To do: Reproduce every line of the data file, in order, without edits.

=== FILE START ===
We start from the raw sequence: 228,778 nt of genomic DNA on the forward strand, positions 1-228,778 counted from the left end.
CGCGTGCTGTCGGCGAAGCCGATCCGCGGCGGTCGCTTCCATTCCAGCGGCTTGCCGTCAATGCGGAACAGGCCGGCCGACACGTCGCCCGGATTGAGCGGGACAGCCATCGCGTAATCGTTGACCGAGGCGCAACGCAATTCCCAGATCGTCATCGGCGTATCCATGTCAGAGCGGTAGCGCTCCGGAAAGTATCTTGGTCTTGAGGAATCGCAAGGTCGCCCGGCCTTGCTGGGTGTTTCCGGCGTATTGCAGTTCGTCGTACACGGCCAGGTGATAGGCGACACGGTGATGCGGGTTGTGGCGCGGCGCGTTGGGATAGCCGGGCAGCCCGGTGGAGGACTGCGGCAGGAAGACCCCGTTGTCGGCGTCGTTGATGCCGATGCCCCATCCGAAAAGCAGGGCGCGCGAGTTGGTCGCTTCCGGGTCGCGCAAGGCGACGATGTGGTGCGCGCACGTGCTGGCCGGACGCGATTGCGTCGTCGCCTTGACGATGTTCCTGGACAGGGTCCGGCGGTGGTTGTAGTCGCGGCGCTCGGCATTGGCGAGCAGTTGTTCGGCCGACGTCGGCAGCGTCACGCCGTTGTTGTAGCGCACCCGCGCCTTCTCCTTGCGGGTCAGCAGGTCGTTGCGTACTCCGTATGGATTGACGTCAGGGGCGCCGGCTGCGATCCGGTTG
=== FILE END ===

We start from the raw sequence: 228,778 nt of genomic DNA on the forward strand, positions 1-228,778 counted from the left end.
CGCGTGCTGTCGGCGAAGCCGATCCGCGGCGGTCGCTTCCATTCCAGCGGCTTGCCGTCAATGCGGAACAGGCCGGCCGACACGTCGCCCGGATTGAGCGGGACAGCCATCGCGTAATCGTTGACCGAGGCGCAACGCAATTCCCAGATCGTCATCGGCGTATCCATGTCAGAGCGGTAGCGCTCCGGAAAGTATCTTGGTCTTGAGGAATCGCAAGGTCGCCCGGCCTTGCTGGGTGTTTCCGGCGTATTGCAGTTCGTCGTACACGGCCAGGTGATAGGCGACACGGTGATGCGGGTTGTGGCGCGGCGCGTTGGGATAGCCGGGCAGCCCGGTGGAGGACTGCGGCAGGAAGACCCCGTTGTCGGCGTCGTTGATGCCGATGCCCCATCCGAAAAGCAGGGCGCGCGAGTTGGTCGCTTCCGGGTCGCGCAAGGCGACGATGTGGTGCGCGCACGTGCTGGCCGGACGCGATTGCGTCGTCGCCTTGACGATGTTCCTGGACAGGGTCCGGCGGTGGTTGTAGTCGCGGCGCTCGGCATTGGCGAGCAGTTGTTCGGCCGACGTCGGCAGCGTCACGCCGTTGTTGTAGCGCACCCGCGCCTTCTCCTTGCGGGTCAGCAGGTCGTTGCGTACTCCGTATGGATTGACGTCAGGGGCGCCGGCTGCGATCCGGTTG